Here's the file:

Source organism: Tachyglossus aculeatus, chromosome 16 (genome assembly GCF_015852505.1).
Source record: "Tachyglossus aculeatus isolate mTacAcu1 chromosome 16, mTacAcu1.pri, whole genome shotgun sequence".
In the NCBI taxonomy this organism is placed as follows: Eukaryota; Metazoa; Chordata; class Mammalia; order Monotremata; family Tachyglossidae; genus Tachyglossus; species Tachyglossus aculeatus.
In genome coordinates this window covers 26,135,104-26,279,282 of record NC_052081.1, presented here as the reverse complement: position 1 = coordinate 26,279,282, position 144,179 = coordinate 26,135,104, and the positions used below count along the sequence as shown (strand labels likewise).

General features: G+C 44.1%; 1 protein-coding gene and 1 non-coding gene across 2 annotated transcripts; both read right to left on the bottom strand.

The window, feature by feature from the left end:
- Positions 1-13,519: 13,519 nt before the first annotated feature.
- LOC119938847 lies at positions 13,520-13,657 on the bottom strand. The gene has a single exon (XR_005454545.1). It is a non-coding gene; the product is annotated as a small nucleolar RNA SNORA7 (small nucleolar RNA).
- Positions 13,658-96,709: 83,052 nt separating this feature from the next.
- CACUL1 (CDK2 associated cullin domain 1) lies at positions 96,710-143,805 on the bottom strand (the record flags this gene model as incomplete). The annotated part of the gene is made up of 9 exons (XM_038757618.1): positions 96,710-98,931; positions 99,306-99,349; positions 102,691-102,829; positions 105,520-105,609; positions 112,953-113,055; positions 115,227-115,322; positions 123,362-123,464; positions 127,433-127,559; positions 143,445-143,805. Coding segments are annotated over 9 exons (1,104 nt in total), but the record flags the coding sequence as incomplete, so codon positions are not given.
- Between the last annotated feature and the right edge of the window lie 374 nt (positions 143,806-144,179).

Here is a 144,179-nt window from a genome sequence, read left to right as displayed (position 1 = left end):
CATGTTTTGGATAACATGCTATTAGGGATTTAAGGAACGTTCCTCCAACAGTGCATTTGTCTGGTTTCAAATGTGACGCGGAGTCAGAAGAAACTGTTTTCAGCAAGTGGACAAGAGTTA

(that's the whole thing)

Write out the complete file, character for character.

Source organism: Tachyglossus aculeatus, chromosome 16 (genome assembly GCF_015852505.1).
Source record: "Tachyglossus aculeatus isolate mTacAcu1 chromosome 16, mTacAcu1.pri, whole genome shotgun sequence".
In the NCBI taxonomy this organism is placed as follows: Eukaryota; Metazoa; Chordata; class Mammalia; order Monotremata; family Tachyglossidae; genus Tachyglossus; species Tachyglossus aculeatus.
In genome coordinates this window covers 26,135,104-26,279,282 of record NC_052081.1, presented here as the reverse complement: position 1 = coordinate 26,279,282, position 144,179 = coordinate 26,135,104, and the positions used below count along the sequence as shown (strand labels likewise).

General features: G+C 44.1%; 1 protein-coding gene and 1 non-coding gene across 2 annotated transcripts; both read right to left on the bottom strand.

The window, feature by feature from the left end:
- Positions 1-13,519: 13,519 nt before the first annotated feature.
- LOC119938847 lies at positions 13,520-13,657 on the bottom strand. The gene has a single exon (XR_005454545.1). It is a non-coding gene; the product is annotated as a small nucleolar RNA SNORA7 (small nucleolar RNA).
- Positions 13,658-96,709: 83,052 nt separating this feature from the next.
- CACUL1 (CDK2 associated cullin domain 1) lies at positions 96,710-143,805 on the bottom strand (the record flags this gene model as incomplete). The annotated part of the gene is made up of 9 exons (XM_038757618.1): positions 96,710-98,931; positions 99,306-99,349; positions 102,691-102,829; positions 105,520-105,609; positions 112,953-113,055; positions 115,227-115,322; positions 123,362-123,464; positions 127,433-127,559; positions 143,445-143,805. Coding segments are annotated over 9 exons (1,104 nt in total), but the record flags the coding sequence as incomplete, so codon positions are not given.
- Between the last annotated feature and the right edge of the window lie 374 nt (positions 143,806-144,179).

Here is a 144,179-nt window from a genome sequence, read left to right as displayed (position 1 = left end):
CATGTTTTGGATAACATGCTATTAGGGATTTAAGGAACGTTCCTCCAACAGTGCATTTGTCTGGTTTCAAATGTGACGCGGAGTCAGAAGAAACTGTTTTCAGCAAGTGGACAAGAGTTA